Sunday, November 20, 2016

Christ the King [Year C] - November 20, 2016 (Luke 23:33-43)

"Crucifixion" (Peter Gertner)
The world around us is talking about presidents and prime ministers, but we—you and I—are going to hail a crucified king.

The world around us is going to hash out popularity votes and voter turnout, but you and I are going to talk a profound unpopularity that leads nowhere but a cross.

The world around us is going to say that the people have spoken, and their voice is loud and clear, but you are I are going to know that the people just stood by, watching.

The world around us is going to say, “To the victor goes the spoils!” but you and I are going to hear, “They cast lots for his clothing.”

The world around us is going to witness the uncorking of champagne, the sweet taste of victory, but you and are going to hear “they offered him sour wine.”

The world around us will discuss the Oval Office, and moving into the White House, but you and I will remember they came to a place called the Skull.

The world around us is watching to see which allies will be selected for cabinet positions, who will sit at the leader’s right and at his left, but you and I will realize that he hangs between two criminals—one on his right and one on his left.

The world around us will wonder about campaign promises made and not kept, but you and I will hear, “Today you will be with me in Paradise.”

Sisters and brothers, the world around us will sell us on the virtues of claiming what is ours, that screams, “Save yourself!” but we will meet a Savior who offers himself to claim others.

Christ is King. We’ve gone through another cycle of a church year, and that is the message we end on.

Christ is King. We’ve had another chance to reflect intentionally and methodically on the life and times of this man from Nazareth, and that is the statement of faith at which we arrive. The United States may have a new President, England may be working with a new Prime Minister, “Dancing with the Stars” may have awarded a new mirror ball, but when it comes to all of creation, Christ is King.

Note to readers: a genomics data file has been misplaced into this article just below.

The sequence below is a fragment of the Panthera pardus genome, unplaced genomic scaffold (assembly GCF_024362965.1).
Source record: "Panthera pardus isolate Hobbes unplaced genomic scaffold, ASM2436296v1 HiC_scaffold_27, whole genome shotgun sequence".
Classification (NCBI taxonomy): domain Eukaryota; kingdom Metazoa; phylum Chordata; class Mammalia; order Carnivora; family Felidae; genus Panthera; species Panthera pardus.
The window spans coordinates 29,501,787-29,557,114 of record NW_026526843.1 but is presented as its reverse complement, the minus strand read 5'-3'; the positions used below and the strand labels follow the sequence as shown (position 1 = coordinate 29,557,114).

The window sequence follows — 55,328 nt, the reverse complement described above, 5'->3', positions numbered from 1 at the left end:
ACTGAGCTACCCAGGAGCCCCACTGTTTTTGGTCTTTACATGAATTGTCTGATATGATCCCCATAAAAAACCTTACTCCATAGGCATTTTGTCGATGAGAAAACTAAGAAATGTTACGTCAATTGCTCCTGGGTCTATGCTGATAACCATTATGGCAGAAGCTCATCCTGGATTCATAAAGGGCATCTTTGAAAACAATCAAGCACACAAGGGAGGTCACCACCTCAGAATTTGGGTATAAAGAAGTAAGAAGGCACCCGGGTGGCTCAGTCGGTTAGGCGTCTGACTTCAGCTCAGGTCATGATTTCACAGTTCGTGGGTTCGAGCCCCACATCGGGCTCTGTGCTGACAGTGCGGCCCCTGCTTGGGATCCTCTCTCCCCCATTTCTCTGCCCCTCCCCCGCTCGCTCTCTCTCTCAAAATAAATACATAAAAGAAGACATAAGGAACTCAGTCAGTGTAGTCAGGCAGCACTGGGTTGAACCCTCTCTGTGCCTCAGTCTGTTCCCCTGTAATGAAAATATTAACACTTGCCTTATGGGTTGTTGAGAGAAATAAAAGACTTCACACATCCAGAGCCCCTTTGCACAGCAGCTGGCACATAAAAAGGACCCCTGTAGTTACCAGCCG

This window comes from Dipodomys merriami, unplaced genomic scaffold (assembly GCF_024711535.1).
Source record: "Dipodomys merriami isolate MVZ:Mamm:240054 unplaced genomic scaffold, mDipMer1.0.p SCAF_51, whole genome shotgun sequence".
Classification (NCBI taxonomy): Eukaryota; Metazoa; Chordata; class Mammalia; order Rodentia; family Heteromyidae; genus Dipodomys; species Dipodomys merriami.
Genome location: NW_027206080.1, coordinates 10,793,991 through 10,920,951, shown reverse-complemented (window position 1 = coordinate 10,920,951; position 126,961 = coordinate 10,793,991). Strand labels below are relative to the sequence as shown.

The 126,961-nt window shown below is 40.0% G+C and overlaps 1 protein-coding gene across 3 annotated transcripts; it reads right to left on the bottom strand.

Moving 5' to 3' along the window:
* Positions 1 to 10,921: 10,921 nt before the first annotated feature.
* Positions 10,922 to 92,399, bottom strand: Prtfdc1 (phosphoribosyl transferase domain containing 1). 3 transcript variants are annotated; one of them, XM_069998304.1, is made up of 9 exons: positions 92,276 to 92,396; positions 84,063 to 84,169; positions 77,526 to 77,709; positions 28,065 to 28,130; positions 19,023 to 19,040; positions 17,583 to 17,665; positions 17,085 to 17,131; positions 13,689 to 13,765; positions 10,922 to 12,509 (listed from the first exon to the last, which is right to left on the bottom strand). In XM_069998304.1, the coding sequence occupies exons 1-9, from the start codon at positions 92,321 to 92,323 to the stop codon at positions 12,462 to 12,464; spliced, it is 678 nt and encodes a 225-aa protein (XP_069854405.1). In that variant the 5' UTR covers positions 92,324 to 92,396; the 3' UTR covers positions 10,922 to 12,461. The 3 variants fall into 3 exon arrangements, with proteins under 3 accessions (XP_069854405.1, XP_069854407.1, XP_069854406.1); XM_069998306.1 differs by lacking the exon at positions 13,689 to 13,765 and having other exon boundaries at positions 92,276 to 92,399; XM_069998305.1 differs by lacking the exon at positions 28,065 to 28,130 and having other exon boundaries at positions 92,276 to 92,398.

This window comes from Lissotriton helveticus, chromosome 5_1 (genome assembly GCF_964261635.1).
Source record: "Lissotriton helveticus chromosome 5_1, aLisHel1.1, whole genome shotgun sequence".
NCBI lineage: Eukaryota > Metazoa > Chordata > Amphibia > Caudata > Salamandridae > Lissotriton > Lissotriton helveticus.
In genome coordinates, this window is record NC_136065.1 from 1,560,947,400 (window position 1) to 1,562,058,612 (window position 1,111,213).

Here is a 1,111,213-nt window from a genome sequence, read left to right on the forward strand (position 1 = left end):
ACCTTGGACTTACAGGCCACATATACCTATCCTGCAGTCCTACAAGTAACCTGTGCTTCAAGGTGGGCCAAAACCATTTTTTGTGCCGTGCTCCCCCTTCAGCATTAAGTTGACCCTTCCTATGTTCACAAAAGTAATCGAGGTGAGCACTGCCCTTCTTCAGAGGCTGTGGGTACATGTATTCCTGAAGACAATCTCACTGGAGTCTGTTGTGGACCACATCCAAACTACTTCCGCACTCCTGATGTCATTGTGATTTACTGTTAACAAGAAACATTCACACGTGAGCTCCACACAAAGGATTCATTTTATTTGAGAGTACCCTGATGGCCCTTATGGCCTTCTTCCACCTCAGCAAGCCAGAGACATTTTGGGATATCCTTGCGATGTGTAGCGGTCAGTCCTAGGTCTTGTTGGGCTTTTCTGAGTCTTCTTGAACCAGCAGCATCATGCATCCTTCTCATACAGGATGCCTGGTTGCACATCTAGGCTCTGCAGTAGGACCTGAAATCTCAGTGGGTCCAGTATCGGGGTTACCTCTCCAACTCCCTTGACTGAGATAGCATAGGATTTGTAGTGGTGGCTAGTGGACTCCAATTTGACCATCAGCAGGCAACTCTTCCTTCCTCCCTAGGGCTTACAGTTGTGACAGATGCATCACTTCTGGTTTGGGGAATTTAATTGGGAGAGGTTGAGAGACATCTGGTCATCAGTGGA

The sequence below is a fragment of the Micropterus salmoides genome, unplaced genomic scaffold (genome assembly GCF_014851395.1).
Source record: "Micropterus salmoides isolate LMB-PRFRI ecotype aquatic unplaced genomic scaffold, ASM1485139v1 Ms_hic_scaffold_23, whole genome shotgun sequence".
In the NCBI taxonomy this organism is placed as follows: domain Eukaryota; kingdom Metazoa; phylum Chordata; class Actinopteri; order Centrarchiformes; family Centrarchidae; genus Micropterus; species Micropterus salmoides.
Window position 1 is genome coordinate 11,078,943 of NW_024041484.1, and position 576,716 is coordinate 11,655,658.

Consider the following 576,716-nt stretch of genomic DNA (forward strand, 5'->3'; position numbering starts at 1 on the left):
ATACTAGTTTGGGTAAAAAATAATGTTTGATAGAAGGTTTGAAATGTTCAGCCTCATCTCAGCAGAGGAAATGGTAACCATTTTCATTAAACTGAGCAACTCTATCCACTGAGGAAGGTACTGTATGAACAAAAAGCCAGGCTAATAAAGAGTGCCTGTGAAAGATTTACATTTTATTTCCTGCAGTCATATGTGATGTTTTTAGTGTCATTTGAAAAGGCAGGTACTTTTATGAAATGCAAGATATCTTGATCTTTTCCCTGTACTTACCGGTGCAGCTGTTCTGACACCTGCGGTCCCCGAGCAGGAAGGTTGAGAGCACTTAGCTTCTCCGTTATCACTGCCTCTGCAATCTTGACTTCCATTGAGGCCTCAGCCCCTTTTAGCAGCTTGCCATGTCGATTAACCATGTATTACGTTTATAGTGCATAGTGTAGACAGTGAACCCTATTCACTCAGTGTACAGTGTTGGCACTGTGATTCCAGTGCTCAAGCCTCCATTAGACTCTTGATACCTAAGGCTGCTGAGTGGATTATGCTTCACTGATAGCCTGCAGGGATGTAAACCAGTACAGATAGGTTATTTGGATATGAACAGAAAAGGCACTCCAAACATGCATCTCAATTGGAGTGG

We know that Christ is many things for us: he is shepherd, taking care of his flock with unparalleled care. He is teacher, showing us the way of mercy and love for our neighbor. And he is healer, binding up our wounds, external and internal, and making us whole again. But ultimately it is his kingship that we must come to terms with, for it is a kingdom that he comes to bring. It is the first words on his lips when he shows up in Galilee preaching and teaching and gathering disciples, and it is one of the last things he speaks about as he dies on the cross. His loving reign over us and over all that is and all that ever has been and all that ever will be is what we need to consider and remember. His authority is what we must hold in tension with the all dominions and authorities of this earth we live under now. But his particular authority is radically different from other authorities we deal with, and this kingdom operates on a different philosophy.

It goes without saying that all good rulers are seeking to expand their boundaries, to establish a greater sphere of influence. We see political maps where certain states are labelled blue, red…or battleground. We talk about fundraising. We talk about ground games and air time. We see military campaigns fight for control over key Middle Eastern cities like Mosul or Aleppo. I know that in my own kingdom (if I could even call it that) if I want to establish any authority here lately it’s going to need to involve bribery and Halloween candy.

All of these different rulers of the earth use strategic plans to gain more power, but they’re all essentially aggressive, clandestine. Jesus’ kingdom, by contrast, uses mercy and kindness, and often beginning with the scattered-most remnants, those who’ve been looked over. That’s how it advances and gains ground. Jesus empties himself, disarms himself. We see this right up unto the end. He has been mocked and flogged by the very people he has come to save. The Roman authorities have offered to free him for the Passover, but the people chosen to crucify him instead of a convicted murderer, Barabbas. He has every reason to pursue revenge, to spite, to choose vindictiveness, but instead he lets himself be humiliated.

"Crucifixion" (Vernonese, 1580)
The kingdom of God advances with mercy and kindness. Look at how Jesus uses his last few breaths! Even as he is mocked by one of the criminals hanging next to him, Jesus manages to look to the criminal on the other side and offer him pardon and freedom. Crucifixions in the first century were always public events, and the Romans were known for nailing several people to crosses at the same time in order to maximize the gore factor and establish a rule of law.